63 Finger Metacarpophalangeal Joint Collateral Ligament Repair



10.1055/b-0040-177478

63 Finger Metacarpophalangeal Joint Collateral Ligament Repair

Gregory G. Gallant


Abstract


Injuries to the collateral ligaments of the fingers are less common than those sustained in the thumb. This injury can be functionally disabling if not properly diagnosed and treated appropriately. X-rays can be helpful in the workup of this injury and MRI can be a valuable diagnostic tool as well. Partial (Grade 1 and 2) injuries and nondisplaced fractures are treated conservatively. Complete (Grade 3) injuries and displaced fractures are treated surgically. For chronic injuries, direct repair is recommended if satisfactory ligament quality is present. When lig-ament quality is not satisfactory, tendon graft reconstruction is preferred. Clinical results of acute repair are usually better than chronic repair or reconstruction which emphasizes the importance of early diagnosis and treatment.




63.1 Description




  • Injuries to the collateral ligaments of the metacarpophalangeal (MP) joints of the index, long, ring, and small digits are less common than sustained in the thumb.



  • 1 in 1,000 hand injuries are injuries to collateral ligaments, with 39% involving the fingers and 61% involving the thumb. 1



  • These injuries can be functionally disabling and are frequently neglected by the patient or underdiagnosed.



63.2 Anatomy/Physiology




  • Finger MP joint radial and ulnar collateral ligaments consist of both the proper ligament and the accessory ligament (► Fig. 63.1).



  • The proper collateral ligament is the most important and strongest stabilizer of the MP joint, but in severe injuries, the accessory collateral ligament can be torn as well.



  • The proper collateral ligament is a thick cord which originates from the posterior tubercle on the lateral surface of the metacarpal head, which is in a slightly dorsal position, and courses obliquely to insert on the palmar portion of the lateral surface of the base of the proximal phalanx.



  • The proper collateral ligaments are the main static restraints, with the MP joints in maximum flexion.



  • The accessory collateral ligament is a fan-shaped structure that originates from the apex of the anterior tubercles of the lateral surface of the metacarpal head and spreads toward the palm to insert along the lateral margin of the volar plate.



  • The accessory collateral ligaments along with the volar plate are the main static restraints with the MP joints in full extension.



  • Fingers MP joints are most lax in extension and become progressively tighter with flexion, mainly due to the cam shape of the metacarpal head causing an overall lengthening and therefore tightening of the proper collateral ligament with increasing joint flexion. 2

Fig. 63.1 Lateral view of finger MP joints shows the normal anatomy of the proper and accessory collateral ligaments and volar plate.


63.3 Examination




  • Stability of the collateral ligament is best assessed with the MP joint in full flexion.



  • Baseline examination of the opposite side noninjured similar digit is very important in providing a normal for comparison. 3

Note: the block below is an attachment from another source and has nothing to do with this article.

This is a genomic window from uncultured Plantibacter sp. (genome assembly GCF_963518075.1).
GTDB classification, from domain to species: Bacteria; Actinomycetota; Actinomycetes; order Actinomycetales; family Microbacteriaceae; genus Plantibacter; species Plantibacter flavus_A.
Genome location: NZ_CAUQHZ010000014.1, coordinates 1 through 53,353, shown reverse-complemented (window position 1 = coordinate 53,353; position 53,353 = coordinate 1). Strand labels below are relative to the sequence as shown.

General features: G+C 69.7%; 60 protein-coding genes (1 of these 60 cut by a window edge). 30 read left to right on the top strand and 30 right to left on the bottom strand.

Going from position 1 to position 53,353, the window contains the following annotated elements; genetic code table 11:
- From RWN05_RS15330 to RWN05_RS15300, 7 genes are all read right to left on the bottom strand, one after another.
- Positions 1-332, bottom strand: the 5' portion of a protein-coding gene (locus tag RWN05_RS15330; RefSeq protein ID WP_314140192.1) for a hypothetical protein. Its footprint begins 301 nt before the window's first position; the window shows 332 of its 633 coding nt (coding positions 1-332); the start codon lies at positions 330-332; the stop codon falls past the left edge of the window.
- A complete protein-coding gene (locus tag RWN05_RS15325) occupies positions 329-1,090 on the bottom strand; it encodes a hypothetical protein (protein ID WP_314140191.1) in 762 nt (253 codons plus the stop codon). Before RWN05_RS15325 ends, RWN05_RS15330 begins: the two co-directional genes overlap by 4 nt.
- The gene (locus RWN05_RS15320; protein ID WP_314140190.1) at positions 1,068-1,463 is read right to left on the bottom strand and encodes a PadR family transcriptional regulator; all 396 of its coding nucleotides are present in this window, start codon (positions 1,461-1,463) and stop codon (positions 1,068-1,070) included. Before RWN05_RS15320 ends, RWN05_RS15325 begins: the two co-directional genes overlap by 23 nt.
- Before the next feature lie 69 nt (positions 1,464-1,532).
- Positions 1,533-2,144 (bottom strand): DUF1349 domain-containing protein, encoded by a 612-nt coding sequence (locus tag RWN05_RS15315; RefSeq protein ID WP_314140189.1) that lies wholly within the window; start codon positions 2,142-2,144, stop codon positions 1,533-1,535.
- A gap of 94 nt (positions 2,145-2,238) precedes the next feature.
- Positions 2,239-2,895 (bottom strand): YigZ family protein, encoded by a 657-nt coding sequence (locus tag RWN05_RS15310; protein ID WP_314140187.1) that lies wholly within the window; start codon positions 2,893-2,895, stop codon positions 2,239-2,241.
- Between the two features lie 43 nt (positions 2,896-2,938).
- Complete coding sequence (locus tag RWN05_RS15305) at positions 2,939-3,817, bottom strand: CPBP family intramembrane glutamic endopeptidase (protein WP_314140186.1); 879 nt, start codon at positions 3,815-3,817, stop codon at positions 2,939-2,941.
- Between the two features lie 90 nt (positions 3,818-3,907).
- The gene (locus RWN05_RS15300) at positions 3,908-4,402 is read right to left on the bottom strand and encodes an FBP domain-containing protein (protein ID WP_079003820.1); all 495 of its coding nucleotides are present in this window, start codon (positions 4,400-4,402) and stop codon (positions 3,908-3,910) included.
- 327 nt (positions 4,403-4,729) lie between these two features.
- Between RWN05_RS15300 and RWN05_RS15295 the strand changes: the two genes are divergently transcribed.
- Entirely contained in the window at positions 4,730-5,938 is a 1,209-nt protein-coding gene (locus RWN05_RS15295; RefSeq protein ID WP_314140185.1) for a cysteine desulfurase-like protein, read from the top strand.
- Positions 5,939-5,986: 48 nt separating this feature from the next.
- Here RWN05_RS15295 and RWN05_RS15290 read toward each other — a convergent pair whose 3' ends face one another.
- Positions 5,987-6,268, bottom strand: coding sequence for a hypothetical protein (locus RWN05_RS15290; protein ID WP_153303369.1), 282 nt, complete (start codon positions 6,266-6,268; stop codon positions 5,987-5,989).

63.4 Clinical Aspects




  • Injuries to the finger collateral ligaments are most common in the 4th decade and occur slightly more commonly in men than women.



  • This injury occurs due to an abduction or adduction force with the MP joint in some degree of flexion.



  • The middle finger is most commonly injured with both radial and ulnar collateral ligaments equally affected.



  • The radial collateral ligament is more commonly injured than the ulnar collateral ligament in the ring and small digits.



  • The ulnar collateral ligament is more commonly injured in the index finger, although injury of the radial collateral ligament of the index finger may be a very functionally disabling injury due to the importance of this ligament with thumb to index pinch.



  • Collateral ligaments may be avulsed from bone with either a large or small attached fracture fragment.



63.5 Ligament Injury Grades/Classification



63.5.1 Grade 1




  • Ligament becomes stretched with a few torn fibers.



  • No laxity is present on physical examination.



63.5.2 Grade 2




  • There is a greater number of torn ligament fibers.



  • More pain and swelling noted clinically.



  • Increased laxity on clinical examination with a definite endpoint.



63.5.3 Grade 3




  • All ligament fibers are torn.



  • Marked laxity on exam with no definite endpoint



63.5.4 Fractures




  • Small avulsion fragment.



  • Larger bone fragment.



63.6 Location of Ligament Injury




  • Avulsion from the proximal phalanx (most common).



  • Midsubstance ligament tear.



  • Avulsed from the metacarpal (least common).



  • Disruption of the sagittal band may also be seen in these injuries and can become entrapped at the site of the ligament tear, which is similar to a Stener’s lesion of the thumb 4 (► Fig. 63.2).

Fig. 63.2 A more severe force can cause a sagittal band tear, in addition to a collateral ligament tear. In this example, the collateral ligament is torn in its midsubstance.

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Aug 26, 2020 | Posted by in Hand surgery | Comments Off on 63 Finger Metacarpophalangeal Joint Collateral Ligament Repair
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